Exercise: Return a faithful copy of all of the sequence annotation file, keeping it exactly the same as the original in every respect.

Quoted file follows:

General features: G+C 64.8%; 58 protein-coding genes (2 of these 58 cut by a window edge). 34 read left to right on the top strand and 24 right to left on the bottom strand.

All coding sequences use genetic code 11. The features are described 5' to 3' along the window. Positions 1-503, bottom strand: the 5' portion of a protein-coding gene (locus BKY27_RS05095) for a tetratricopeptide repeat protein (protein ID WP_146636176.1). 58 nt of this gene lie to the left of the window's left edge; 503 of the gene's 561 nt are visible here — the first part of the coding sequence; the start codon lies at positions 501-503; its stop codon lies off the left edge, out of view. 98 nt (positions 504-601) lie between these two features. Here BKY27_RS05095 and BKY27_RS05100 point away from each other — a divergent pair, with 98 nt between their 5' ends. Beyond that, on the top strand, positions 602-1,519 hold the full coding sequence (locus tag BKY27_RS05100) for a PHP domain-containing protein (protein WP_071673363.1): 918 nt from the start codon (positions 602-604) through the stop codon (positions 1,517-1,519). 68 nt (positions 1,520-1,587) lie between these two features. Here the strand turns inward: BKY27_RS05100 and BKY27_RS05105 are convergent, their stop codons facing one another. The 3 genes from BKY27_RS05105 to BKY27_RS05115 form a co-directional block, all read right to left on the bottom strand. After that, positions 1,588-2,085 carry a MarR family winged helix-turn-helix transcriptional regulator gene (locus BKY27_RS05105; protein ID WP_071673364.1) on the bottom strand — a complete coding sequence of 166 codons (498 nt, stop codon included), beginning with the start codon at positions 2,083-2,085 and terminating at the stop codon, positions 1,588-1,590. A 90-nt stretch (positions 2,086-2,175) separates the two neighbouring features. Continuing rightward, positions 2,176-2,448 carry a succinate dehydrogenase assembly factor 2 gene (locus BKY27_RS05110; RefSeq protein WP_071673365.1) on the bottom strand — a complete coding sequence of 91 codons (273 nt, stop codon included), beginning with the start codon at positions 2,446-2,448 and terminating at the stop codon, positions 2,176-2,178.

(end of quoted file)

General features: G+C 64.8%; 58 protein-coding genes (2 of these 58 cut by a window edge). 34 read left to right on the top strand and 24 right to left on the bottom strand.

All coding sequences use genetic code 11. The features are described 5' to 3' along the window. Positions 1-503, bottom strand: the 5' portion of a protein-coding gene (locus BKY27_RS05095) for a tetratricopeptide repeat protein (protein ID WP_146636176.1). 58 nt of this gene lie to the left of the window's left edge; 503 of the gene's 561 nt are visible here — the first part of the coding sequence; the start codon lies at positions 501-503; its stop codon lies off the left edge, out of view. 98 nt (positions 504-601) lie between these two features. Here BKY27_RS05095 and BKY27_RS05100 point away from each other — a divergent pair, with 98 nt between their 5' ends. Beyond that, on the top strand, positions 602-1,519 hold the full coding sequence (locus tag BKY27_RS05100) for a PHP domain-containing protein (protein WP_071673363.1): 918 nt from the start codon (positions 602-604) through the stop codon (positions 1,517-1,519). 68 nt (positions 1,520-1,587) lie between these two features. Here the strand turns inward: BKY27_RS05100 and BKY27_RS05105 are convergent, their stop codons facing one another. The 3 genes from BKY27_RS05105 to BKY27_RS05115 form a co-directional block, all read right to left on the bottom strand. After that, positions 1,588-2,085 carry a MarR family winged helix-turn-helix transcriptional regulator gene (locus BKY27_RS05105; protein ID WP_071673364.1) on the bottom strand — a complete coding sequence of 166 codons (498 nt, stop codon included), beginning with the start codon at positions 2,083-2,085 and terminating at the stop codon, positions 1,588-1,590. A 90-nt stretch (positions 2,086-2,175) separates the two neighbouring features. Continuing rightward, positions 2,176-2,448 carry a succinate dehydrogenase assembly factor 2 gene (locus BKY27_RS05110; RefSeq protein WP_071673365.1) on the bottom strand — a complete coding sequence of 91 codons (273 nt, stop codon included), beginning with the start codon at positions 2,446-2,448 and terminating at the stop codon, positions 2,176-2,178.